THE REVIEW >
Despite many men expressing how they rather choose their own scents, even going so far as to ask, would you like me choosing your lipstick color?, (point taken guys!), fragrance still tops the go-to gift list of the masses. Especially when it comes to the last minute sort. This gives me the excuse to keep up with the delicious world of cologne just as much as perfume. One scent that would come up here and there quite often was Geoffrey Beene's Gray Flannel which I gathered was something of a classic. At the same time it's name became synonymous with smirks, sideways glances and a pervasive feeling of disdain. Why was never explained but there seemed to be some heavy undertones of it being in really bad fragrance territory. A no-go gift zone.
After finding a lonely bottle and leaving it behind, mostly due to the above, I decided to look up its notes and history. Gray Flannel as it turns out is a classic having been created by influential designer Geoffrey Beene and Andre Fromentin in the mid 1970's. That's when I also found numerous glowing reviews not only from men but from a surprisingly large number of women. Fragrance is genderless, it's all about the current marketing of the time but this pushed my curiosity to the brink. I had to go back a week later. Finding another even lonelier bottle I spritzed a bit on my wrist and waited.
Herban Cowboy's Dusk, Le Couvent Des Minimes Lavender & Acacia, Agraria's Balsam, and classic Dominica Bay Rum aftershave are personal faves. Along with those go an appreciation of violets and vanilla (Laurence Dumont), pipe tobaccos and incense sage. Similar notes Beene and Fromentin choose for their scent here. At the same time I did not come into this having any warm and fuzzy memories of Gray Flannel to fall back on as many others do. This was literally my first sniff.
The first moment was intensely green pine needles and bitter herbs which my mind always likes to turn into not so nice spikenard. Kind of reminiscent to how Clarins' classic Dynamisante smells when first squirted on. Very Medieval and akin to a Nicholas Culpeper brew. Even at that point, despite chypre's being a personal kryptonite, I didn't feel as if I had made a huge mistake spritzing this on, while out shopping no less, nor did I feel self conscious wearing it. Especially since everyone said this phase would pass anyway. Sure enough the whole harsh leafy greenery immediately vanished when we stepped outdoors into the hot, muggy heat that was waiting for us outside.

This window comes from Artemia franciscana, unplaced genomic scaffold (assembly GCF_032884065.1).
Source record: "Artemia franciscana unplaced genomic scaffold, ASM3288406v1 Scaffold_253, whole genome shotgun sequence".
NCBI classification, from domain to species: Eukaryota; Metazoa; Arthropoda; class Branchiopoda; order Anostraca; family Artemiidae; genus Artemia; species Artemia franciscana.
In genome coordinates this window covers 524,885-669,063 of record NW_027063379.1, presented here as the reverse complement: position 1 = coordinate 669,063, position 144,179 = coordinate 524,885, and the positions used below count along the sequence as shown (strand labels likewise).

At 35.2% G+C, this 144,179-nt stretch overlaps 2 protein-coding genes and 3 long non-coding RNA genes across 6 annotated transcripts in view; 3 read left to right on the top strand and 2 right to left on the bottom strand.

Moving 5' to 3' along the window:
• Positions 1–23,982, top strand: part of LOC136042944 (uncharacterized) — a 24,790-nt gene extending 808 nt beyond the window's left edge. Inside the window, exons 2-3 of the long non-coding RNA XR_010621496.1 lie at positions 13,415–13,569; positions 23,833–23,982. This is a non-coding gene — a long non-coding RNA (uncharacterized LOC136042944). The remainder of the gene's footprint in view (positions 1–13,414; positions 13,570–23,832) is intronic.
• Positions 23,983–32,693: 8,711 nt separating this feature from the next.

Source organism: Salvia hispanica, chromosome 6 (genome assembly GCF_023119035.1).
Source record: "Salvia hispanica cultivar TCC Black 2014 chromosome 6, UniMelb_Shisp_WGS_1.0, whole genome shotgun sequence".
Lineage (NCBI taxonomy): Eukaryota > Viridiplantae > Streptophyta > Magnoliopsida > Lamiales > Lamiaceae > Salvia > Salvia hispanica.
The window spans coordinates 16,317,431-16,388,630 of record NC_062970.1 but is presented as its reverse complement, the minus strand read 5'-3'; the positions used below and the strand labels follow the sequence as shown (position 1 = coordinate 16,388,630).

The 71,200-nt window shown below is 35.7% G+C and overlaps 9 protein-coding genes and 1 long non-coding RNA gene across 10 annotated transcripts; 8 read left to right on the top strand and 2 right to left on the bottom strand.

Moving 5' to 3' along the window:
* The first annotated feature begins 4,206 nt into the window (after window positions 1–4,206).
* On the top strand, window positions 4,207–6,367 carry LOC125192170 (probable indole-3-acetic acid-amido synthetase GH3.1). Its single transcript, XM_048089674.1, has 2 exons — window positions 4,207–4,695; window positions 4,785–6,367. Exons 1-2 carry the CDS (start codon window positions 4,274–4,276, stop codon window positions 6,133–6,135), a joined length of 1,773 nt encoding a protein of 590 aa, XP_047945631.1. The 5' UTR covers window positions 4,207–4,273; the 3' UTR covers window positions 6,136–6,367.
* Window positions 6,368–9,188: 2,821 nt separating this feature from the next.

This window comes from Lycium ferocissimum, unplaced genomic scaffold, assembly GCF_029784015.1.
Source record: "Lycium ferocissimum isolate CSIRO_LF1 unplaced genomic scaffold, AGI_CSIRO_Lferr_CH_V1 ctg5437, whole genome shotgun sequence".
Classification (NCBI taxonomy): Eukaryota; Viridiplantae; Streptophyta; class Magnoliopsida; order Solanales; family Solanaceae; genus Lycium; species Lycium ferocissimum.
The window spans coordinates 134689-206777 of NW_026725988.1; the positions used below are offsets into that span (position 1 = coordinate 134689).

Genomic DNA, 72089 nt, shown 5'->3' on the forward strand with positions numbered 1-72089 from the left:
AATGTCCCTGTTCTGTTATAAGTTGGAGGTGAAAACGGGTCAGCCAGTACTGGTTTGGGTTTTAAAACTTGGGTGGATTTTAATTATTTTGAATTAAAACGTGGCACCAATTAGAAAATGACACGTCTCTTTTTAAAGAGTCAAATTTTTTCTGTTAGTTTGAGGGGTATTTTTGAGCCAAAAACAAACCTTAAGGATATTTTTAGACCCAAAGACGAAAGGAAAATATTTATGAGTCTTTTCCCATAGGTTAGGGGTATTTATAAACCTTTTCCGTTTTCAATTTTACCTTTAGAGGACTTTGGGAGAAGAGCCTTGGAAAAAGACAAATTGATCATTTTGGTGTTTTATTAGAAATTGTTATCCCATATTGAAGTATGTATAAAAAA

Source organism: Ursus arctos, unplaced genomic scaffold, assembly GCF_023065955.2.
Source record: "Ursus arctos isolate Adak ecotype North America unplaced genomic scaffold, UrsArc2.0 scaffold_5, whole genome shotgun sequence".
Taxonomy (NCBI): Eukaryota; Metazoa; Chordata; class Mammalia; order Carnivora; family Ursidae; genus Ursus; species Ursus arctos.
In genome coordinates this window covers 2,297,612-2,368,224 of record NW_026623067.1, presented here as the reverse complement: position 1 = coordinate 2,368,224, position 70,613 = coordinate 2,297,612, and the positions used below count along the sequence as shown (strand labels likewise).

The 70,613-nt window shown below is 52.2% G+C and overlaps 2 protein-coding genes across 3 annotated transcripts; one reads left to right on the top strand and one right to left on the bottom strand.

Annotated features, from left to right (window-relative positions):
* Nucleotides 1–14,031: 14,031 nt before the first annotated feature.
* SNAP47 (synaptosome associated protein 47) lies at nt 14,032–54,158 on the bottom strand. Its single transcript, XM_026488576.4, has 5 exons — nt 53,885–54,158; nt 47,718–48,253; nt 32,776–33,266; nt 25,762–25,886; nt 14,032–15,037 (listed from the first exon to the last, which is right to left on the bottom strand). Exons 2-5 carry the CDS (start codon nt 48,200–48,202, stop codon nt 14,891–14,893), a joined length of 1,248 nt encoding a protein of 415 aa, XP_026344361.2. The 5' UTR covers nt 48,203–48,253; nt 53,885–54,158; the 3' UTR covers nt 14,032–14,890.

What was left was a distinctively floral scent of earthy violets and, every once in a while, whiffs of orange blossoms (neroli) and bergamot. Then a slight soapy clean comes along, mixing with an almost Spanish Agua de violetas baby splash and that's how it stayed. Despite all the notes listed for this fragrance including: sage, rose, geranium, narcissus, almonds, vetiver, cedar and oakmoss, a cozy, almost dryer sheet feel, that Clean corners the market with today is what perseveres. That's when things took a curious turn. Continuing on shopping, going out to lunch, enjoying the sun, people started acting a lot differently. Smiling, being very nice, going out of their way to help me. A fluke? No, I doubled the sprays the next outing and this time there were complete strangers coming up to start lengthy conversations. All ages and genders. Even a cute little dog. Over and over again. No one asked what I was wearing but there seems to be something subconsciously charming about this scent.
After around 6 hours all that's left is a little vanilla from the tonka bean and something leathery. Then poof! it's gone. In the end my thoughts are this is a really discreet and timeless fragrance that I personally would love to smell on anyone. I'm actually rechristening it The Saint as this is so quintessentially Simon Templar. The start is rough but it has a unique, disarming classiness about it in the end.
Happy Father's day out there to all the great Dad's of the world, especially those wearing a little Gray Flannel!
Image: mam for Gave That